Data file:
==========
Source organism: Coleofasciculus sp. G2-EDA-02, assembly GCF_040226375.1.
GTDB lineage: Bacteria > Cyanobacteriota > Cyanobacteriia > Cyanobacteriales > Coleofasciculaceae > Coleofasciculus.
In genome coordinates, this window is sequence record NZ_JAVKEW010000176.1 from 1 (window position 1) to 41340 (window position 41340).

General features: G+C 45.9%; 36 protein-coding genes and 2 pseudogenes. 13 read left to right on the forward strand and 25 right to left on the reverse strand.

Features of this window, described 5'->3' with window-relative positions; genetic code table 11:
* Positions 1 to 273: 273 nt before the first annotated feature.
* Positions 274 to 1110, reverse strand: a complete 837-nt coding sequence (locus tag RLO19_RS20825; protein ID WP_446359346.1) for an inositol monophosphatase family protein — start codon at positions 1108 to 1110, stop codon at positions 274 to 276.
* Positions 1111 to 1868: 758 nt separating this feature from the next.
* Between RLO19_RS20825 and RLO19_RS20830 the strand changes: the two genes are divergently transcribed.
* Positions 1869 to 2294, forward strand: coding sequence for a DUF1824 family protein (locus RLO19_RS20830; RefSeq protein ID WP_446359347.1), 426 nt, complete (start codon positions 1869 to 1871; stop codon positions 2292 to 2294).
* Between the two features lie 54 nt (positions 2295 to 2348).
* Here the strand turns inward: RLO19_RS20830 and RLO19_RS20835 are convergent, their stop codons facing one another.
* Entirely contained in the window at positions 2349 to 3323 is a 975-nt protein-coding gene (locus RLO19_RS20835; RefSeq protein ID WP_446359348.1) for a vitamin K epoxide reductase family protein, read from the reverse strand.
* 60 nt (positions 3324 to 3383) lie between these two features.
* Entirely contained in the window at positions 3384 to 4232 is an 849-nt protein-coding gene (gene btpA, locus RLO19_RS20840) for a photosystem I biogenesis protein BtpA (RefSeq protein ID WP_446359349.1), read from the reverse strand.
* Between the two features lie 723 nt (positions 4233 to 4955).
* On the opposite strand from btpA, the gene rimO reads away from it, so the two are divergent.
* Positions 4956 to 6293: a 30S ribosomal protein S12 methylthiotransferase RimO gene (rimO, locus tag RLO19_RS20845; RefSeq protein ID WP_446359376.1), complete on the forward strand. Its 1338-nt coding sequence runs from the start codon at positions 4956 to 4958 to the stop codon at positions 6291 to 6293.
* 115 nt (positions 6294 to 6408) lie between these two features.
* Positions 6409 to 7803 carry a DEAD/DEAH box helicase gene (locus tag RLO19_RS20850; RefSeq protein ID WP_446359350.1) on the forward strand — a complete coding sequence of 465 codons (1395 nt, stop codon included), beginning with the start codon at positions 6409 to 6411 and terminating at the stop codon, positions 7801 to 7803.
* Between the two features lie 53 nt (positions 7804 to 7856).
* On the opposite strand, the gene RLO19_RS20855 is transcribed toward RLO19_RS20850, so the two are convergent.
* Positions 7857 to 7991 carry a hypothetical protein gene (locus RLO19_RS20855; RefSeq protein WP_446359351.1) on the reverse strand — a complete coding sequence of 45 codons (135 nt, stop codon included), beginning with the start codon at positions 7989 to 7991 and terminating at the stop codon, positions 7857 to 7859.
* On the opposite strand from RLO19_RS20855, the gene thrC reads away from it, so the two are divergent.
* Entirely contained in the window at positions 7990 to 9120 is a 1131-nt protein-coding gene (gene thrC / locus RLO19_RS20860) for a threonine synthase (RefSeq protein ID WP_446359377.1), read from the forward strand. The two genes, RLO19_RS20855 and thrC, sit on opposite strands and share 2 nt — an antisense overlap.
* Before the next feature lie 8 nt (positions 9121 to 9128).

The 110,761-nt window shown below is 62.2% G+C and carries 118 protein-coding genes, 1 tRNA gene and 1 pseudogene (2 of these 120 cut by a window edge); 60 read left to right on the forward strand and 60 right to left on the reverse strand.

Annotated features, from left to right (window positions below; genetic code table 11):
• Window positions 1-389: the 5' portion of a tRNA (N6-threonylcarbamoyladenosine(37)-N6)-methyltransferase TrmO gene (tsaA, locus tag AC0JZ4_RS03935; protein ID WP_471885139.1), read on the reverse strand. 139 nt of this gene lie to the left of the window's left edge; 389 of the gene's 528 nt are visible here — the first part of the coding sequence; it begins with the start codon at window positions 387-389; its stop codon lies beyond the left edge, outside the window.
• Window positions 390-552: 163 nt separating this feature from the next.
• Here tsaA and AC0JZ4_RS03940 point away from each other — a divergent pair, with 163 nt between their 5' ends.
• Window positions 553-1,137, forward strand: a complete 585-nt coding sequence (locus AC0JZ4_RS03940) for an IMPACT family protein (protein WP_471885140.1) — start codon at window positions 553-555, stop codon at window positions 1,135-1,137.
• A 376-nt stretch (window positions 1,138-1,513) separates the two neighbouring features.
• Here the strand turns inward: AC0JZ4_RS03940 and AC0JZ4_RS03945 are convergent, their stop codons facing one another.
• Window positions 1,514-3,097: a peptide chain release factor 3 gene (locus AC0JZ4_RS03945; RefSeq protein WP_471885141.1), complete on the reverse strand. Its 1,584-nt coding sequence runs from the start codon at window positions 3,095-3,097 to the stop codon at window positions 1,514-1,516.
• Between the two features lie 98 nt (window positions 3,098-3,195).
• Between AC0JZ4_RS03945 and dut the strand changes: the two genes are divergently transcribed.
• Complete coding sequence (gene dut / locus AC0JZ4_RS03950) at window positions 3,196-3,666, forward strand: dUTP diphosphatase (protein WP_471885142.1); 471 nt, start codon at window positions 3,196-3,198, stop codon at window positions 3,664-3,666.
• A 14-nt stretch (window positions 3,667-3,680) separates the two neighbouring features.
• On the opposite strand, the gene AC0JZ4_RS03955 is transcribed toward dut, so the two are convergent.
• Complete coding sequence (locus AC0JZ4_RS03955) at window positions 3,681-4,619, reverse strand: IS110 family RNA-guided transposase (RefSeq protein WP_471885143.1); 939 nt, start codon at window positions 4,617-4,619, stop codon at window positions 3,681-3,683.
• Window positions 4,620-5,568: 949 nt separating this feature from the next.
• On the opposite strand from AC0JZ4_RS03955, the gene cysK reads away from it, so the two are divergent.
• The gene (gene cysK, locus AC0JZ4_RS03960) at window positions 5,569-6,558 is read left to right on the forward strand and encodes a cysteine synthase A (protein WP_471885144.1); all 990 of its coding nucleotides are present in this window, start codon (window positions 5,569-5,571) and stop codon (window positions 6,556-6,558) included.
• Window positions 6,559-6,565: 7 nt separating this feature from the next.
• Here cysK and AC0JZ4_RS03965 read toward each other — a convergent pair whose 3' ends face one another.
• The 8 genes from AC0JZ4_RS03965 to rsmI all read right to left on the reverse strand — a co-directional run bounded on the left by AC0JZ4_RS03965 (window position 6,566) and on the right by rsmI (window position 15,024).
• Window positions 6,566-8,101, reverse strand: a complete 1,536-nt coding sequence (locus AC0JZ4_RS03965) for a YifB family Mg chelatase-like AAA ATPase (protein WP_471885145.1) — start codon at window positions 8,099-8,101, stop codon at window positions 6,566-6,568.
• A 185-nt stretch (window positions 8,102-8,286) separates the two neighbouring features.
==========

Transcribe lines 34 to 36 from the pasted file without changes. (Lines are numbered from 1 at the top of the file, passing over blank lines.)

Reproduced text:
• Here the strand turns inward: AC0JZ4_RS03940 and AC0JZ4_RS03945 are convergent, their stop codons facing one another.
• Window positions 1,514-3,097: a peptide chain release factor 3 gene (locus AC0JZ4_RS03945; RefSeq protein WP_471885141.1), complete on the reverse strand. Its 1,584-nt coding sequence runs from the start codon at window positions 3,095-3,097 to the stop codon at window positions 1,514-1,516.
• Between the two features lie 98 nt (window positions 3,098-3,195).